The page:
A Great Image is not a Root Solution

March 10, 2018

Working in Athletic Creative Services during undergrad, I lived in an ecosystem of media relations, marketing, photography, design, print services, and athletics. I spent many hours working on media guides and season campaigns for various university athletic teams: brainstorming ideas, assisting at photo shoots, designing whatever was needed, and proofing and printing deliverables.

I often juggled a couple of work items, something new in the pipeline, and my studies. It was a beautiful blend of variety within a comfortable domain.

I felt like I was bringing ideas to life and my work was appreciated. I received several Citations of Excellence in Publications from CoSIDA, and I truly enjoyed working with my colleagues! Given the time I spent in that ecosystem, it makes sense why I saw the world through a compressed visual lens.

An introduction to something different

Around that time a friend invited me to join a forPEACE Service Learning Expedition to Cambodia. During the expedition I was introduced to Tabitha Cambodia, a Cambodian benevolent trust, which is similar to a U.S. nonprofit. Tabitha Cambodia works with the poorest of the poor to improve their health, living conditions, and lifestyle, as well as restore dignity to communities demoralized by the Khmer Rouge during the 70’s.

Their first initiative in 1994 was a savings program that families could enroll in to learn how to save and make decisions that would improve their family’s circumstances. For example navigating the decision to immediately buy an egg vs. saving to buy a chick that will lay eggs after 6 months. Emphasis was put on individuals choosing their purchases and path rather than taking an authoritative top-down approach.

Since 1994, Tabitha Cambodia’s scope has grown to address wider community needs. Current initiatives include building houses, wells, schools, and most recently the Nokor Tep Women’s Hospital for rural women who don’t have access to medical care.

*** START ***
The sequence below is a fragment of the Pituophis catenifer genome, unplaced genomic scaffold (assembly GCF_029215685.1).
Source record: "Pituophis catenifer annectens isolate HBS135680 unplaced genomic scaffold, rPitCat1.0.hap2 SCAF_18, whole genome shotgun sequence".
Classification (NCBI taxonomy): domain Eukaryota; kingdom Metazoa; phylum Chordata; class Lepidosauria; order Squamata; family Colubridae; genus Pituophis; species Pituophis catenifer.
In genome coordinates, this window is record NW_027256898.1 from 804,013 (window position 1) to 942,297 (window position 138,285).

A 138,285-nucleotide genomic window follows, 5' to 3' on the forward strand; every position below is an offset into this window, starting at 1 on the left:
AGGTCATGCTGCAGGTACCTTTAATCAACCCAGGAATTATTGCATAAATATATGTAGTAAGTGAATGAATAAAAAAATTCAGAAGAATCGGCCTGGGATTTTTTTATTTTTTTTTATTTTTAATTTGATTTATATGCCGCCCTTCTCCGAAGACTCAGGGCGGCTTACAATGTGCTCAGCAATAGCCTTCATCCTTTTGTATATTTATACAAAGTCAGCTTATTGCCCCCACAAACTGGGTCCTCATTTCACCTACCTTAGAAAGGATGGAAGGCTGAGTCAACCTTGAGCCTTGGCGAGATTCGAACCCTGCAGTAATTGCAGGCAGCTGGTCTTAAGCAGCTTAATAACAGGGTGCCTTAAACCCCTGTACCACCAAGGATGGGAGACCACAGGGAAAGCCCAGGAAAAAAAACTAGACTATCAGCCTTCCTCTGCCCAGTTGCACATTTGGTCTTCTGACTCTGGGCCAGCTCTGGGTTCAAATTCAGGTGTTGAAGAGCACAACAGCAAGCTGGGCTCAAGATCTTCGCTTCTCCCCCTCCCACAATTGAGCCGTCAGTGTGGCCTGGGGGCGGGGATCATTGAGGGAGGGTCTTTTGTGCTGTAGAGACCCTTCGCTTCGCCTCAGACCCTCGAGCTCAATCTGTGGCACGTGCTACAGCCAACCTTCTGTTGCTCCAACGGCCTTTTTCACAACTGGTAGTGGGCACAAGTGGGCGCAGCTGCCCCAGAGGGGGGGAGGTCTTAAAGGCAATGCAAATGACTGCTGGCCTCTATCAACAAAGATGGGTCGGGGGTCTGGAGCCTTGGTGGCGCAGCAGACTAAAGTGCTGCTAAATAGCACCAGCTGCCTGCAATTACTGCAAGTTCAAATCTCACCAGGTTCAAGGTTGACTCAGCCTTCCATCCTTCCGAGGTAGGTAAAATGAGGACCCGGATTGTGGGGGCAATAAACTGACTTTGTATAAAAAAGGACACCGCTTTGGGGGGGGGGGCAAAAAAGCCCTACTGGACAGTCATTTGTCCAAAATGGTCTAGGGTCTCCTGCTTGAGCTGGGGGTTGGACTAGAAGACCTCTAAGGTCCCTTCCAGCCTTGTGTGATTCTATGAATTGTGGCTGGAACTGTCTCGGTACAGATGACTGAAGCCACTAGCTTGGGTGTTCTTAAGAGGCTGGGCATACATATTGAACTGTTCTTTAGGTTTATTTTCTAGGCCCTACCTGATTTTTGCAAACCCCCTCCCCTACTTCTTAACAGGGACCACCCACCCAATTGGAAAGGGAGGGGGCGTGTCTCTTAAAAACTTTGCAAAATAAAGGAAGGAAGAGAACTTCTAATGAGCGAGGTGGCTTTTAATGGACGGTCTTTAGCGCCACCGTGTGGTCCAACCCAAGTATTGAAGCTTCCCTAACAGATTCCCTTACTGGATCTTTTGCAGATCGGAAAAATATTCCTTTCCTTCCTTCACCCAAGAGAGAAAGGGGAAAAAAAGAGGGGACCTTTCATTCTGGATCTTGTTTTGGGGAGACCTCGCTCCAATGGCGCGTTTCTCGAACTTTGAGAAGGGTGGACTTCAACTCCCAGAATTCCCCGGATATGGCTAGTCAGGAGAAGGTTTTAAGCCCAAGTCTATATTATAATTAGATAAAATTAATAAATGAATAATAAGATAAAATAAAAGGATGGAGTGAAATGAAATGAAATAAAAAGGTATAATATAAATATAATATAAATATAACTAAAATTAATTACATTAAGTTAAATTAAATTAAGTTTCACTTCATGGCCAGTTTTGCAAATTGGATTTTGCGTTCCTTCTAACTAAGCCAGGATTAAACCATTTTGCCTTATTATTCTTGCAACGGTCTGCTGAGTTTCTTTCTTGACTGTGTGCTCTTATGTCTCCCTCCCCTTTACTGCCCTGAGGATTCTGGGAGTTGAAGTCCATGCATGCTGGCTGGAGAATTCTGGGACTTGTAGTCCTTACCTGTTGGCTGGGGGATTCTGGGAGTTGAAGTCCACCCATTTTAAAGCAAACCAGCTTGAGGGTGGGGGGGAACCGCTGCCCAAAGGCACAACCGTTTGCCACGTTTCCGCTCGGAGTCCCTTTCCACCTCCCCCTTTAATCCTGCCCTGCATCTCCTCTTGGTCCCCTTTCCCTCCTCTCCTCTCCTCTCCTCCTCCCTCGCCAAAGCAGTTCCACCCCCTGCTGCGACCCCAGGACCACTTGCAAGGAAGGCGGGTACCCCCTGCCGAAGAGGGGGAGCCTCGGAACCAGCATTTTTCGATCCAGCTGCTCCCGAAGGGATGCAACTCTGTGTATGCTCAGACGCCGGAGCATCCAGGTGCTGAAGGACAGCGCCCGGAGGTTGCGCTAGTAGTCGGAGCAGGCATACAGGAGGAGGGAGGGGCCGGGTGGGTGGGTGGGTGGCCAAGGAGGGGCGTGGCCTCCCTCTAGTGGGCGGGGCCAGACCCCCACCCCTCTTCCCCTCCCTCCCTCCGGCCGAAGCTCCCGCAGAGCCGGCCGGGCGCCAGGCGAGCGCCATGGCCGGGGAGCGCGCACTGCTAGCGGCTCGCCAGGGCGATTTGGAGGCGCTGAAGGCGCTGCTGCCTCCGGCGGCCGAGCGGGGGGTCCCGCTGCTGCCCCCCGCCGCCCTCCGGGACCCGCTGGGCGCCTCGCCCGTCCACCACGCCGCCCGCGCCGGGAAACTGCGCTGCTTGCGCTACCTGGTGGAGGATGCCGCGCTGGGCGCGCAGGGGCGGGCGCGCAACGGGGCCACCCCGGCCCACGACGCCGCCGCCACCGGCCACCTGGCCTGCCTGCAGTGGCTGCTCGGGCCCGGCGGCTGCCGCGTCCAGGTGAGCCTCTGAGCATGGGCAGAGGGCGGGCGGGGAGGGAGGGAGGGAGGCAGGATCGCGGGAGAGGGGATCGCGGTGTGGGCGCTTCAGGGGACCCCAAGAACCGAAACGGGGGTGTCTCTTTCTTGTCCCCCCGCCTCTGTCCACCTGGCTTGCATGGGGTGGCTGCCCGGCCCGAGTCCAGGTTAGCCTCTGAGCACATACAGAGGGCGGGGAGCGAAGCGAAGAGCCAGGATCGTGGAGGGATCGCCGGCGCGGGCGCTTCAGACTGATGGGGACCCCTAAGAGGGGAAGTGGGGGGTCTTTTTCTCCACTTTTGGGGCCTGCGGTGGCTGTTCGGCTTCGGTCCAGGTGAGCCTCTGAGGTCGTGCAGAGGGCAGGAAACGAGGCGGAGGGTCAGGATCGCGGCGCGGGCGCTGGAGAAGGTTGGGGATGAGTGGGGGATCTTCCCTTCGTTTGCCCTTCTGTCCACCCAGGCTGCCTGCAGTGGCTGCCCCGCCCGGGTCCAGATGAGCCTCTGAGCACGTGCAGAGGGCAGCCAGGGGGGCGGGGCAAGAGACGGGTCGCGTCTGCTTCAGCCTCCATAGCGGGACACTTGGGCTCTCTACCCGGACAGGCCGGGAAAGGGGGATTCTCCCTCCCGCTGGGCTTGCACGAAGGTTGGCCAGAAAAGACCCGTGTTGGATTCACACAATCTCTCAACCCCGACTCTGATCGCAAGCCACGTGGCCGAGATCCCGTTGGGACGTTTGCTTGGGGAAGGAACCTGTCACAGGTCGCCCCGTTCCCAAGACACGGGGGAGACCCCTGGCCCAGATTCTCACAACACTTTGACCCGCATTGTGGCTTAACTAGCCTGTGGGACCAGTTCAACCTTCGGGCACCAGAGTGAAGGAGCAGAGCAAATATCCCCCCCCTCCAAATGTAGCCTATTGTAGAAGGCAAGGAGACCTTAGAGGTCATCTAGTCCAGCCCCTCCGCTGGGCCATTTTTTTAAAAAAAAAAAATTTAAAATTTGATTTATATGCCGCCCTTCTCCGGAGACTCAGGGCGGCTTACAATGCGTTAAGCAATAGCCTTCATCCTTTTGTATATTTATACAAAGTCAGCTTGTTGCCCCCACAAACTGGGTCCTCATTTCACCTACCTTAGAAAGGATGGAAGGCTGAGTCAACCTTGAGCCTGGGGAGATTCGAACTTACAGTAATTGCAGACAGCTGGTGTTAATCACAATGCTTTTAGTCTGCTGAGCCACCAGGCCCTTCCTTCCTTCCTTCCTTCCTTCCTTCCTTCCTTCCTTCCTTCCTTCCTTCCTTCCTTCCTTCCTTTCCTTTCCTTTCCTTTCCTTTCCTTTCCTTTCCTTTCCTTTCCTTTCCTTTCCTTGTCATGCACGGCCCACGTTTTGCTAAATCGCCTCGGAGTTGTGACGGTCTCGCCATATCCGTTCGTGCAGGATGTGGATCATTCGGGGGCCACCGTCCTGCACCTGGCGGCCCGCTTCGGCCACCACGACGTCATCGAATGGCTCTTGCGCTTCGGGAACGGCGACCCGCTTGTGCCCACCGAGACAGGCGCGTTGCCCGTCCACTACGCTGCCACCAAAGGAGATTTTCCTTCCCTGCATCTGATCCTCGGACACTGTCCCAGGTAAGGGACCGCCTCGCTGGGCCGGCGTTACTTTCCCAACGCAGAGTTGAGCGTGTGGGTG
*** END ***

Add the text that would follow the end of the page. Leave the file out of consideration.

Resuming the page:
Tabitha Cambodia’s financial stability is partially derived from cottage industry sales—silk being one of their largest cottage industries. While in Cambodia at Tabitha’s store in Phnom Penh, I was shown this silk catalog which sparked an idea.

Photo of the Tabitha Cambodia silk catalog cover and one of the spreads showing silk bags. 2010 Tabitha Cambodia Catalog

Applying what I knew

I wanted to contribute to this cause in a meaningful way. After seeing the catalog, I knew that I could help modernize it by adjusting the layout and adding larger product photos as well as including bag sizes and info about pockets. I was confident that improving the look, feel, and details would boost sales.

Once I proposed the idea and got buy-in, I quickly jumped to what I knew—arranging a photo shoot in Phnom Penh, recruiting others on the expedition to be models, measuring purses, shooting and editing photos, and coming up with a sequence and layout that showcased the items, plus a bonus rough plan to put the products online.

2010 Tabitha Cambodia Catalog Redesigned Tabitha Cambodia Catalog PDF

Looking back, I do think that the photos and catalog helped in some markets, but my approach was short-sighted in a couple of ways.

Even if a printed and web catalog increased demand, a reliable, efficient supply chain needed to be in place—which is tricky in a volunteer dependent charity trying to keep costs and taxes down and ensure fair local employee wages.
 Catalogs need to be updated, and not everyone has access to a computer or licensed software.


A professional lens can create a law-of-the-instrument bias. When possible, pause to consider the bigger ecosystem and reach out to locals and professionals from other disciplines for perspectives. When volunteering or working on short-term projects, keep in mind how something can succeed and continue after the allocated hours end.

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